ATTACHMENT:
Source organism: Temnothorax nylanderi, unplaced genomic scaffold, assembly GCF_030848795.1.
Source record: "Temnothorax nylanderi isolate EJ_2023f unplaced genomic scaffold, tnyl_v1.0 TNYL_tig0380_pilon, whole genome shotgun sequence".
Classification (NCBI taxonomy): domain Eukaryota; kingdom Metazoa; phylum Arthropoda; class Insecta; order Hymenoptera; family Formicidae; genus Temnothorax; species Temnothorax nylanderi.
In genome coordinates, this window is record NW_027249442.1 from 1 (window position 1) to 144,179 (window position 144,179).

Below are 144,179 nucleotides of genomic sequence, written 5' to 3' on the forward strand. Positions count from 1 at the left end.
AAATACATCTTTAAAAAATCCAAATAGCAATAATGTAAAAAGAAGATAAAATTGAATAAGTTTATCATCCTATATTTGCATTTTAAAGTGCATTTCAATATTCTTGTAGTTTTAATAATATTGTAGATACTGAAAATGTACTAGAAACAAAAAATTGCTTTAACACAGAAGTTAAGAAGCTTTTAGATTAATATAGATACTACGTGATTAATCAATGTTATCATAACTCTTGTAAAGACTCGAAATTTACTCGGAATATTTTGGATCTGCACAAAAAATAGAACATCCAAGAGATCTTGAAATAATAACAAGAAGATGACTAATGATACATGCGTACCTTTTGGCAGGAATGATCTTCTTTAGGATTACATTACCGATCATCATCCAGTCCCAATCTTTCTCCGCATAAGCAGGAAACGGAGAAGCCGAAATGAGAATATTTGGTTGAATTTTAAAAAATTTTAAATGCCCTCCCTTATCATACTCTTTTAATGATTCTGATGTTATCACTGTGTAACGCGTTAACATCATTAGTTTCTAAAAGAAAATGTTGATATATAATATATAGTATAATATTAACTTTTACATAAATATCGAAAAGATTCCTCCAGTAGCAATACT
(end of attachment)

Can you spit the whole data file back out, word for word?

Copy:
Source organism: Temnothorax nylanderi, unplaced genomic scaffold, assembly GCF_030848795.1.
Source record: "Temnothorax nylanderi isolate EJ_2023f unplaced genomic scaffold, tnyl_v1.0 TNYL_tig0380_pilon, whole genome shotgun sequence".
Classification (NCBI taxonomy): domain Eukaryota; kingdom Metazoa; phylum Arthropoda; class Insecta; order Hymenoptera; family Formicidae; genus Temnothorax; species Temnothorax nylanderi.
In genome coordinates, this window is record NW_027249442.1 from 1 (window position 1) to 144,179 (window position 144,179).

Below are 144,179 nucleotides of genomic sequence, written 5' to 3' on the forward strand. Positions count from 1 at the left end.
AAATACATCTTTAAAAAATCCAAATAGCAATAATGTAAAAAGAAGATAAAATTGAATAAGTTTATCATCCTATATTTGCATTTTAAAGTGCATTTCAATATTCTTGTAGTTTTAATAATATTGTAGATACTGAAAATGTACTAGAAACAAAAAATTGCTTTAACACAGAAGTTAAGAAGCTTTTAGATTAATATAGATACTACGTGATTAATCAATGTTATCATAACTCTTGTAAAGACTCGAAATTTACTCGGAATATTTTGGATCTGCACAAAAAATAGAACATCCAAGAGATCTTGAAATAATAACAAGAAGATGACTAATGATACATGCGTACCTTTTGGCAGGAATGATCTTCTTTAGGATTACATTACCGATCATCATCCAGTCCCAATCTTTCTCCGCATAAGCAGGAAACGGAGAAGCCGAAATGAGAATATTTGGTTGAATTTTAAAAAATTTTAAATGCCCTCCCTTATCATACTCTTTTAATGATTCTGATGTTATCACTGTGTAACGCGTTAACATCATTAGTTTCTAAAAGAAAATGTTGATATATAATATATAGTATAATATTAACTTTTACATAAATATCGAAAAGATTCCTCCAGTAGCAATACT